Most of the time, when we think of asbestos exposure, we think of that exposure having occurred in connection with home construction materials and from materials in an industrial settings. Asbestos exposure has also occurred, though, in connection with various household appliances, personal items and toys that used to contain asbestos may also have caused exposure. That exposure largely occurred in the past, before the negative health consequences of asbestos exposure became known.
Nowadays, there are still some products made with asbestos, but there are strict rules about how much of the substance these products may contain. Generally, household and personal items do not contain asbestos, which is what makes stories like this one a bit surprising.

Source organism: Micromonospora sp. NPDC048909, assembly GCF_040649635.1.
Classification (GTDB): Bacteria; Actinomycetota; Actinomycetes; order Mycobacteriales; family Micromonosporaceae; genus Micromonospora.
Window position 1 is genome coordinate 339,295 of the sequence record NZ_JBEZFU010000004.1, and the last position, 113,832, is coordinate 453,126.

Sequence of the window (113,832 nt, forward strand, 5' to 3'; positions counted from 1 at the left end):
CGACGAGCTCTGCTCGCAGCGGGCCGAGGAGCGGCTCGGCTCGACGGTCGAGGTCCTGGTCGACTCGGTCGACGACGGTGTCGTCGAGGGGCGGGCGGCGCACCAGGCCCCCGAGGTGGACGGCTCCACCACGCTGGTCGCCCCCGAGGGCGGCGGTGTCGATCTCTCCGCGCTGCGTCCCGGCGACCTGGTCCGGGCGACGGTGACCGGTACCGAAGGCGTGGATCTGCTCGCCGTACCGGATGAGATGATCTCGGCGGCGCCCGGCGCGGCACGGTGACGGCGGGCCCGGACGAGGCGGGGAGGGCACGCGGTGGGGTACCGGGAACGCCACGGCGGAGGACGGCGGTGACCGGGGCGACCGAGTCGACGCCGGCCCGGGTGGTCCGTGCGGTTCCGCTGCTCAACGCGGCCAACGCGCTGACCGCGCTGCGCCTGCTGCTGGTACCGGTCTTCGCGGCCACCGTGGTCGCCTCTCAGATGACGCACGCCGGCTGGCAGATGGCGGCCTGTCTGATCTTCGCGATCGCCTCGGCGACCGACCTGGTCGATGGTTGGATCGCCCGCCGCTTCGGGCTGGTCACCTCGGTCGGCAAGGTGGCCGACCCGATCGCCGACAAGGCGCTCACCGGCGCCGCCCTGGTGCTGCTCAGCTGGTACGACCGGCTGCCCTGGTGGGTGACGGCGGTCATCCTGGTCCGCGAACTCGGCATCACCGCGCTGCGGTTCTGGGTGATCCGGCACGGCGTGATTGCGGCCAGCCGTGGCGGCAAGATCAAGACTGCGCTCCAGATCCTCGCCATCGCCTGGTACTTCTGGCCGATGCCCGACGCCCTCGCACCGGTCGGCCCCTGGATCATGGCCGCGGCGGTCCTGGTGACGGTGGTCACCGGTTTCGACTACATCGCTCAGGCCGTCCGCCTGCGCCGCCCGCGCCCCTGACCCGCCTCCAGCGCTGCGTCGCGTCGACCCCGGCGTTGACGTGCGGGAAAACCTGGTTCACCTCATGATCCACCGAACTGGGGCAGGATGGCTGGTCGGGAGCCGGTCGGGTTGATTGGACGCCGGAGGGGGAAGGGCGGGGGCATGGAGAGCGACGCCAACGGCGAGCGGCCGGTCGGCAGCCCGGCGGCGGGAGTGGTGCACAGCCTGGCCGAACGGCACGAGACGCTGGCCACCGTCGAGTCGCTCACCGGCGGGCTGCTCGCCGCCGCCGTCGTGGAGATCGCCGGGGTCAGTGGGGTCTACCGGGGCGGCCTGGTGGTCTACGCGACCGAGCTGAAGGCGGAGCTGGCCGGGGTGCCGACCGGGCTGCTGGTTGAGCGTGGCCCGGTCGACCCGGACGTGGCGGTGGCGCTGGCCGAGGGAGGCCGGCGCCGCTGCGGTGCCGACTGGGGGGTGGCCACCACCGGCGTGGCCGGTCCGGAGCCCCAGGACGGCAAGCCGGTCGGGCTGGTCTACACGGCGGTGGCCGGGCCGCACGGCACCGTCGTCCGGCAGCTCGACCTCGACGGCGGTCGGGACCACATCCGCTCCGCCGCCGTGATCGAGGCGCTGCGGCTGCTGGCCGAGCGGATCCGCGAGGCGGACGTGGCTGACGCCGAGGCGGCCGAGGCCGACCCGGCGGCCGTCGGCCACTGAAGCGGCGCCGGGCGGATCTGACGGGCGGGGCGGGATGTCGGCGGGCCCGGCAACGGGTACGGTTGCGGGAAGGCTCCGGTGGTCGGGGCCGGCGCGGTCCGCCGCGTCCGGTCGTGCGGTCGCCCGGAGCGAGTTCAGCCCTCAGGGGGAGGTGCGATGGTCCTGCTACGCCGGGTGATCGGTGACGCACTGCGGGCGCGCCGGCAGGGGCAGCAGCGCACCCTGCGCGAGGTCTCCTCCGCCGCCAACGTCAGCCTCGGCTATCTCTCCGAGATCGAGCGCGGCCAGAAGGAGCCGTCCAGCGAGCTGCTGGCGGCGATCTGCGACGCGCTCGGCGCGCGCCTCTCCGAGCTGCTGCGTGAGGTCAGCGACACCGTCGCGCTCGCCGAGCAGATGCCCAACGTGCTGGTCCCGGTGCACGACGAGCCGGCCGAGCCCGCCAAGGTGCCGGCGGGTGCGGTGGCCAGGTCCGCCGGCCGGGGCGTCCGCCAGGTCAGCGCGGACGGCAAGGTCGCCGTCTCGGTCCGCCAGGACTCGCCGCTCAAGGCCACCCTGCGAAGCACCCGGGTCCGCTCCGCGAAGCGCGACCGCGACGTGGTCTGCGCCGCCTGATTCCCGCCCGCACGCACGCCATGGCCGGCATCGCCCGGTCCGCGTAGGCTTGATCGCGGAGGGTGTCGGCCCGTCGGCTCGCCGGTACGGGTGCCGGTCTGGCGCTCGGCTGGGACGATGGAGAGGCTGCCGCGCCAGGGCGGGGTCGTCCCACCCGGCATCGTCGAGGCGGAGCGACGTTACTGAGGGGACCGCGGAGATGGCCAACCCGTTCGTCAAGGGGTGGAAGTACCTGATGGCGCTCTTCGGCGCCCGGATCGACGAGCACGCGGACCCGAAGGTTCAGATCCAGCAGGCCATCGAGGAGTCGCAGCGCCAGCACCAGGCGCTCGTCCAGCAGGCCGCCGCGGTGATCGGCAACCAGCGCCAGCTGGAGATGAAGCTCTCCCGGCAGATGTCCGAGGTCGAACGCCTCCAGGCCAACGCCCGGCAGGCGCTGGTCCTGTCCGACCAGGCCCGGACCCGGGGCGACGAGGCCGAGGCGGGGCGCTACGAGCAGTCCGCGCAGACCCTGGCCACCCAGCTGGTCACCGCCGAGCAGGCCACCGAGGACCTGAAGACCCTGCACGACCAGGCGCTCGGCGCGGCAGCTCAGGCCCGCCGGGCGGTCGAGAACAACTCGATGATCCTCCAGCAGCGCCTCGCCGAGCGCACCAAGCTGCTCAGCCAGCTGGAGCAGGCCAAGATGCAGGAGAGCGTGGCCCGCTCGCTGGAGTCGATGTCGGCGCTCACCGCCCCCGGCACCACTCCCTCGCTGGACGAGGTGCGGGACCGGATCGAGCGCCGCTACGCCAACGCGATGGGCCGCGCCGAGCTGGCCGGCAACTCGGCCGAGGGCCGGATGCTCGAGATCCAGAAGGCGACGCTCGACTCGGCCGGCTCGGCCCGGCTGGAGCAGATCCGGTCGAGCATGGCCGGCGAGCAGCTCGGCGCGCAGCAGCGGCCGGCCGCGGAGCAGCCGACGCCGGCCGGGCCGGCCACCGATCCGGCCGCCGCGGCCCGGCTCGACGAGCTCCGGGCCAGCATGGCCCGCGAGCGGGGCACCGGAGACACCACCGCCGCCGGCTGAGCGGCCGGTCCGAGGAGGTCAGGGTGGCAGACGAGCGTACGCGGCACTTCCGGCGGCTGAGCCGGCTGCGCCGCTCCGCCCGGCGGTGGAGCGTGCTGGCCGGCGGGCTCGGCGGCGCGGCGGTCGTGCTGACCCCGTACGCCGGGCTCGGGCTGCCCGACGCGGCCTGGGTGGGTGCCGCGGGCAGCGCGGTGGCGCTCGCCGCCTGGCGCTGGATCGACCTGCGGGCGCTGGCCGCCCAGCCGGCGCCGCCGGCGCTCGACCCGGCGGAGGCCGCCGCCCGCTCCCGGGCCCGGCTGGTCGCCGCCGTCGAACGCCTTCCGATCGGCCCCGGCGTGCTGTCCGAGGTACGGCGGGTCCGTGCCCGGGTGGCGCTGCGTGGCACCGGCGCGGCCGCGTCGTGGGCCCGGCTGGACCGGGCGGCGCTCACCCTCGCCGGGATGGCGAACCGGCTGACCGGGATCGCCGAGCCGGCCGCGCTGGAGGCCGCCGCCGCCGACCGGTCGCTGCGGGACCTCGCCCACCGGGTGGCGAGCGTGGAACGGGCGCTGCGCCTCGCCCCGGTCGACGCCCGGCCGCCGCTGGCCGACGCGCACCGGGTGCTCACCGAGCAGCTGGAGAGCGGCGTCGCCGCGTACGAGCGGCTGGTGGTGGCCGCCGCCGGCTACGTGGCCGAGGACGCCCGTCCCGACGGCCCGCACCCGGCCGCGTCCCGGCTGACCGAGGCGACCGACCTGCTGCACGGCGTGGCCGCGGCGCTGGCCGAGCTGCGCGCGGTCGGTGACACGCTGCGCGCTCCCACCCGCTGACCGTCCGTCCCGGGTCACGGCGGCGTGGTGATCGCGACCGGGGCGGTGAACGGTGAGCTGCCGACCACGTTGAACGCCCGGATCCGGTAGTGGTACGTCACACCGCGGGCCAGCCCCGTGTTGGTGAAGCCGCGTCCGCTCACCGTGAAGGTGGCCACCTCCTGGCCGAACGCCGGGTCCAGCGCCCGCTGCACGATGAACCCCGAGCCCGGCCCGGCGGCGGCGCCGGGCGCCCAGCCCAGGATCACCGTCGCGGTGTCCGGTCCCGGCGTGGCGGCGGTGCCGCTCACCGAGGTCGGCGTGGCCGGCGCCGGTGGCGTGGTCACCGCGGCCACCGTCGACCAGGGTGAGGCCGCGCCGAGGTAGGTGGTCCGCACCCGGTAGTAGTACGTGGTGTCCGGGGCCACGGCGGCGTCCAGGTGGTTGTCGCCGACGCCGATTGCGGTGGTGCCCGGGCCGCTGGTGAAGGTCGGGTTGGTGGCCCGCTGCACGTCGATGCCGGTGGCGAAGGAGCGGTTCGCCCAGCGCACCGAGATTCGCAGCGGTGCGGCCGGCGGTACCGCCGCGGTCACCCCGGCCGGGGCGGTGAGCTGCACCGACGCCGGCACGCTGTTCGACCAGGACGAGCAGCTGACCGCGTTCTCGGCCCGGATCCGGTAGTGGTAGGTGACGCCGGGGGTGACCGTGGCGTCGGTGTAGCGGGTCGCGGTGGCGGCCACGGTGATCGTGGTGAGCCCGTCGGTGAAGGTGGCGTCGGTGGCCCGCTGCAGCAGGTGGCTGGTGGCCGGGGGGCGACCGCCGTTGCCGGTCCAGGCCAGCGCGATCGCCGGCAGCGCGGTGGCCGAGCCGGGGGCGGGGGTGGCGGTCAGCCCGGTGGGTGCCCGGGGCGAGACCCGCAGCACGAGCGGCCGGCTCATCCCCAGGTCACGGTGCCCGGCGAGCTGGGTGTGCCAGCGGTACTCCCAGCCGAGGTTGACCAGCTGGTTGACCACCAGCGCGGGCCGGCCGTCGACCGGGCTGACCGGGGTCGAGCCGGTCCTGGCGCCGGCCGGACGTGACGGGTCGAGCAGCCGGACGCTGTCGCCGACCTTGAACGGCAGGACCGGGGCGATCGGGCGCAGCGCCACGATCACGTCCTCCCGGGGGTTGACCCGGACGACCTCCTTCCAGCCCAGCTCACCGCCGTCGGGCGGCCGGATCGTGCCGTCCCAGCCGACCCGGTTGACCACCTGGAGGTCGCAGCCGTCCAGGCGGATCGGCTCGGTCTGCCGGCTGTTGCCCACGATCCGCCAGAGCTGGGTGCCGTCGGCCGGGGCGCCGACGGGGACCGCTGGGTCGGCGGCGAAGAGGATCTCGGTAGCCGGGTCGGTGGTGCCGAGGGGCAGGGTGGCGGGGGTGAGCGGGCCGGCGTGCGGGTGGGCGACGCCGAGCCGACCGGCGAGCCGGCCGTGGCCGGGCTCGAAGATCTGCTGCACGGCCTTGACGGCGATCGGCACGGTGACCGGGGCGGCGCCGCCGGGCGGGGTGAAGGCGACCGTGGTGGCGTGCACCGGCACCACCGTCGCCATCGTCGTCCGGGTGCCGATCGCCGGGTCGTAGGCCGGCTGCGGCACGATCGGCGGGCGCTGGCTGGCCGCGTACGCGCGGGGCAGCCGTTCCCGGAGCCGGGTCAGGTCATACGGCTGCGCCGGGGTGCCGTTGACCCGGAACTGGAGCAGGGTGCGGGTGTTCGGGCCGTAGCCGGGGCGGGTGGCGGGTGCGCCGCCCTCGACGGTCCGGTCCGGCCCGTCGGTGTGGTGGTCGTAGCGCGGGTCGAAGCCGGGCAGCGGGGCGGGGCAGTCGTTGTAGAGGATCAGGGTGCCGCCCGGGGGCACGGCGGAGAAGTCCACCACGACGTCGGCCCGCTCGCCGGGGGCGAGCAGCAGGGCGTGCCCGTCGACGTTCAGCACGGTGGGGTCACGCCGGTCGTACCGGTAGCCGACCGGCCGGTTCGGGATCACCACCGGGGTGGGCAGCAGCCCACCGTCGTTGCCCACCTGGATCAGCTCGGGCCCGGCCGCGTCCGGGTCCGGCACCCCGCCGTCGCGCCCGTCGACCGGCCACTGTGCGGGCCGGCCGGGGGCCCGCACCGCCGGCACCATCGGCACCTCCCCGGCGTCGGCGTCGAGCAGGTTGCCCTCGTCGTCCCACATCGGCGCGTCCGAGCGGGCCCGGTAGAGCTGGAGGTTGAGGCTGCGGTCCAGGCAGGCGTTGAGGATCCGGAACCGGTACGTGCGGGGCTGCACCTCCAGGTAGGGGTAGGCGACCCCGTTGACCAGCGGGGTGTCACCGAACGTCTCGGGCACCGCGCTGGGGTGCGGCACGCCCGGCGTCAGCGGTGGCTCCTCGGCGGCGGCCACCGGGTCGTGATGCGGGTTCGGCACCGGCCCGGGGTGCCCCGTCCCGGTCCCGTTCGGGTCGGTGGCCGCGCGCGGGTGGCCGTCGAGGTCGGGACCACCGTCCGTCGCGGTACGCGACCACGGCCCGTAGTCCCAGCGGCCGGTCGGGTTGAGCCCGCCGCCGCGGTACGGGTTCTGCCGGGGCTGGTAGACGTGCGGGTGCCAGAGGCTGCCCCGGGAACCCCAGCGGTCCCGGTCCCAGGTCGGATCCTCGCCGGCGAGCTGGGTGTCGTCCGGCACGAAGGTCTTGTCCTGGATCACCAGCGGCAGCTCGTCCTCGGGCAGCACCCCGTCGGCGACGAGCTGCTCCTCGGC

Justice, which is a retail store targeting tweens, recently announced it will stop selling a makeup that may contain asbestos. The retail chain’s decision to pull the product came after a report was aired on television in North Carolina. After conducting its own investigation into the product, the company released a statement denying the claim. The statement was based on testing conducted by a third-party laboratory.
According to the original report, the product contained talc that was contaminated with asbestos. Talc is often mined from deposits that contain other materials, including asbestos. The Food and Drug Administration’s quality standards do not allow for any amount of asbestos contamination in cosmetic talc, and this requirement has largely eliminated the problem. Asbestos contamination remains a risk, though.
We’ll say more about this issue in our next post.